Sam Bankman-Fried’s Request for Documents Denied
Sam Bankman-Fried, the co-founder of FTX, has had his request for documents from Silicon Valley law firm Fenwick & West LLP, which he wanted to use as part of his defense strategy in his federal fraud case, denied, as reported by Bloomberg. Bankman-Fried sought the documents to back up his assertion that he had acted on legal advice in the course of the activities for which he is now being prosecuted.
Bankman-Fried’s legal team recently asked the presiding judge in the case to either provide the documents obtained from Fenwick & West or to issue a subpoena to obtain them. However, U.S. District Judge Lewis Kaplan denied the request, describing it as an unjustified “fishing expedition”.
In order to defend himself, Bankman-Fried’s legal team had devised a plan to contend that he had been guided by the counsel of the law firm Fenwick & West. Bloomberg reported that this tactic is frequently used by those accused of criminal activity to oppose prosecutors’ assertions of deliberate violations of the law.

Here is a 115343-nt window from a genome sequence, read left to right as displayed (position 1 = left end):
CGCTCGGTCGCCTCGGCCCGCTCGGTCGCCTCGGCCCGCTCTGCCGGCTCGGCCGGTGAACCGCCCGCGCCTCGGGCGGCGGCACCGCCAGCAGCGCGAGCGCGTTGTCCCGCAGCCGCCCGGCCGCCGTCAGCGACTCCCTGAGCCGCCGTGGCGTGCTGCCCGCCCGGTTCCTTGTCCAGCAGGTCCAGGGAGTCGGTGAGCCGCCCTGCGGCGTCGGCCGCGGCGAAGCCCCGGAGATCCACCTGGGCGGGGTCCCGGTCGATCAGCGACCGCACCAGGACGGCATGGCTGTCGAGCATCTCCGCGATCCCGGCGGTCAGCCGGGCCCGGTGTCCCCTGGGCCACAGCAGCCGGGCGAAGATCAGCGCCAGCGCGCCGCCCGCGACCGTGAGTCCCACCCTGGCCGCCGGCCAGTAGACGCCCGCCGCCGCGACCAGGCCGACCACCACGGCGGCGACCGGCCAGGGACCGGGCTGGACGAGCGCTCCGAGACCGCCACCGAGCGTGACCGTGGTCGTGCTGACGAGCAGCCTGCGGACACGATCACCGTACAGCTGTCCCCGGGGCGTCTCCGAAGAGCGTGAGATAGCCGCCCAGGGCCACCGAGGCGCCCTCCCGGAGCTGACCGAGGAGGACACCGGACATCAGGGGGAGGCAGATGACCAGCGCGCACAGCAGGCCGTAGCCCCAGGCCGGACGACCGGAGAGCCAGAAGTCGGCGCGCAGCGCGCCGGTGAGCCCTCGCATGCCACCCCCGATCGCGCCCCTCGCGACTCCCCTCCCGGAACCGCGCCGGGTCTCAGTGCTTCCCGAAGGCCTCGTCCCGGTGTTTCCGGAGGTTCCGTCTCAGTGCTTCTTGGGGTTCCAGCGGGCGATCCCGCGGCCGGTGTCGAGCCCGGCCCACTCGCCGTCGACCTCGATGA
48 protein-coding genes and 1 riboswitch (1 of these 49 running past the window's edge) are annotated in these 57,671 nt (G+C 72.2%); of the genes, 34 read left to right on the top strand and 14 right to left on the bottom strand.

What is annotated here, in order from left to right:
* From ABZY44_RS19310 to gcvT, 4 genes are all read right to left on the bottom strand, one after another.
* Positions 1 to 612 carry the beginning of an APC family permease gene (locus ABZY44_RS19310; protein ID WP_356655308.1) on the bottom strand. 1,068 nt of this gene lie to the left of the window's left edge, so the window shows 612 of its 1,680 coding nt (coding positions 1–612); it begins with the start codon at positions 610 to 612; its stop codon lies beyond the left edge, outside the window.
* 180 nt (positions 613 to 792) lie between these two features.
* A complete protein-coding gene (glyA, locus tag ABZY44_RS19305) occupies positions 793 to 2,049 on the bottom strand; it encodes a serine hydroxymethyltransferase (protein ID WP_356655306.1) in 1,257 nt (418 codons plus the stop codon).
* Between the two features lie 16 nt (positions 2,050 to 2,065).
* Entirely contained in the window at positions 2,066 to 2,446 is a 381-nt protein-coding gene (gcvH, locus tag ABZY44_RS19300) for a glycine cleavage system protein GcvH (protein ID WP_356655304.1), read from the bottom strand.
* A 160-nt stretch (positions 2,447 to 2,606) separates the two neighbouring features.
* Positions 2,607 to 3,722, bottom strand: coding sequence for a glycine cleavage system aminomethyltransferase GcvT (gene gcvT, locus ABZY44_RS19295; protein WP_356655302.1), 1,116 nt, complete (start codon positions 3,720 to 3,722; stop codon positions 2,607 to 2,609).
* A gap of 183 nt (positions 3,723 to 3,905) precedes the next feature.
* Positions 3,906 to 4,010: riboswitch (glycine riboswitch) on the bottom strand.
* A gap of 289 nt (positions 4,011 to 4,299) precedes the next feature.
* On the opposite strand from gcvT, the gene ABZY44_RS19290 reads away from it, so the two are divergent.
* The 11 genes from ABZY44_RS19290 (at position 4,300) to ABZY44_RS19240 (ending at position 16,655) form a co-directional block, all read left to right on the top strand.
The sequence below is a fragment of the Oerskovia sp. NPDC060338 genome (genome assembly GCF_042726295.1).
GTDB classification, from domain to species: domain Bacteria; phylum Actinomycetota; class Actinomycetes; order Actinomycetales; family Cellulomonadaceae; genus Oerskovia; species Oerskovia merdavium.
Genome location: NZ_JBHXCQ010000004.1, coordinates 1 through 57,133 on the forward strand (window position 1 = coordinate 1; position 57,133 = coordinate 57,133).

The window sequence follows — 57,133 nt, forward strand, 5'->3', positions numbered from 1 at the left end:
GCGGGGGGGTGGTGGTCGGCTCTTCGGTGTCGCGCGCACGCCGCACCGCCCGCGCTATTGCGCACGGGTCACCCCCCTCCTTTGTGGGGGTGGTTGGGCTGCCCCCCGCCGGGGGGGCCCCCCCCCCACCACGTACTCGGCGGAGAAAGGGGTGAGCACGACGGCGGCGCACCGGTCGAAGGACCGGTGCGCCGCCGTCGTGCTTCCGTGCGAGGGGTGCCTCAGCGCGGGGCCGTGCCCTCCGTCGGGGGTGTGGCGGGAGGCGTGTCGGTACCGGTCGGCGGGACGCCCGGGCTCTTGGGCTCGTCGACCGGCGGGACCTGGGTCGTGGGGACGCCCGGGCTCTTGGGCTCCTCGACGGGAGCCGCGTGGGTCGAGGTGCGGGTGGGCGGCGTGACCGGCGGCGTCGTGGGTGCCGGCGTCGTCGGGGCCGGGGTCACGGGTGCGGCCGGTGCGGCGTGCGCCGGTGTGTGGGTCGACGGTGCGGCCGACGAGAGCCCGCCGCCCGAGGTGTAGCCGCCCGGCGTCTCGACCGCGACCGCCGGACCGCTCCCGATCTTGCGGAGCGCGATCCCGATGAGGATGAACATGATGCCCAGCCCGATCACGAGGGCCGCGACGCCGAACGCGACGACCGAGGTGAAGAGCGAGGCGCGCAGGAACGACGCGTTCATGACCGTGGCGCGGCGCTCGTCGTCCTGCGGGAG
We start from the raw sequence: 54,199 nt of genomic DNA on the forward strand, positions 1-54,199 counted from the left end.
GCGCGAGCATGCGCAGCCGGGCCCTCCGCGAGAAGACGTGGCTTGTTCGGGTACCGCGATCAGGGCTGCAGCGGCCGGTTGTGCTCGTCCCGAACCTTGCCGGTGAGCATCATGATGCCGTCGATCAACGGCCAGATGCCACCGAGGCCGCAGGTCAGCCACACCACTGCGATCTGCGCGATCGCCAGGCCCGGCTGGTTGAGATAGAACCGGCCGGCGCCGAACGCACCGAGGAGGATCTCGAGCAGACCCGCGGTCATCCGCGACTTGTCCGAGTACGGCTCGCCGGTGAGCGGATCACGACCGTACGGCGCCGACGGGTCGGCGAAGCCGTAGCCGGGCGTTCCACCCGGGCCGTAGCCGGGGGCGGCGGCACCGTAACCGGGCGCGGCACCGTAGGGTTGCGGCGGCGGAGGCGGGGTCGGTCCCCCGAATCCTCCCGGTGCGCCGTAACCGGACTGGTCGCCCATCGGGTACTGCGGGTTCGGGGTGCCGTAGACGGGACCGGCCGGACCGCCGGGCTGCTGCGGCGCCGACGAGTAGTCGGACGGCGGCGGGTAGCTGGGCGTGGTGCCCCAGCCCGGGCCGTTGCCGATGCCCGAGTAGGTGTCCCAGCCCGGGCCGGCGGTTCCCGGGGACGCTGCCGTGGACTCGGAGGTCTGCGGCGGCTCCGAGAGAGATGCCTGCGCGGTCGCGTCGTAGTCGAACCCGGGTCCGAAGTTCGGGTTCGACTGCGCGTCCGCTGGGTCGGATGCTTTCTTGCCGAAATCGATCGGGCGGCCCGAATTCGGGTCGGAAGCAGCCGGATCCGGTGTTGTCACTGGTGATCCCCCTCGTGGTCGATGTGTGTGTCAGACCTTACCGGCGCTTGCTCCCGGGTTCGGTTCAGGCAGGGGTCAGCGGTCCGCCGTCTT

The advice given by Fenwick & West is said to have encompassed various matters, such as the use of encrypted messaging applications, multi-million dollar loans to FTX personnel and adhering to banking regulations in the US, which Bankman-Fried’s lawyers have asserted are essential to the accusations brought against their client.
US Legislator Asks SEC for Documents Connected to Bankman-Fried’s Detention
A US legislator is asking the SEC for information regarding documents connected to Sam Bankman-Fried’s detention.
Bankman-Fried, who is currently on trial for two criminal charges, is accused of masterminding a complex swindle in which billions of dollars of FTX customer money was illicitly taken and used for speculative investments, personal outlays, and even political contributions.
On June 22, FTX brought a lawsuit to the U.S. Bankruptcy Court for the District of Delaware in order to reclaim over $700 million from K5 Global, Mount Olympus Capital, SGN Albany Capital, their related entities, and K5 co-owners Michael Kives and Bryan Baum. FTX claims that the money was moved from Alameda Research, one of their affiliated companies, to the aforementioned entities via a series of shell companies, and is therefore seeking to reverse these transactions.
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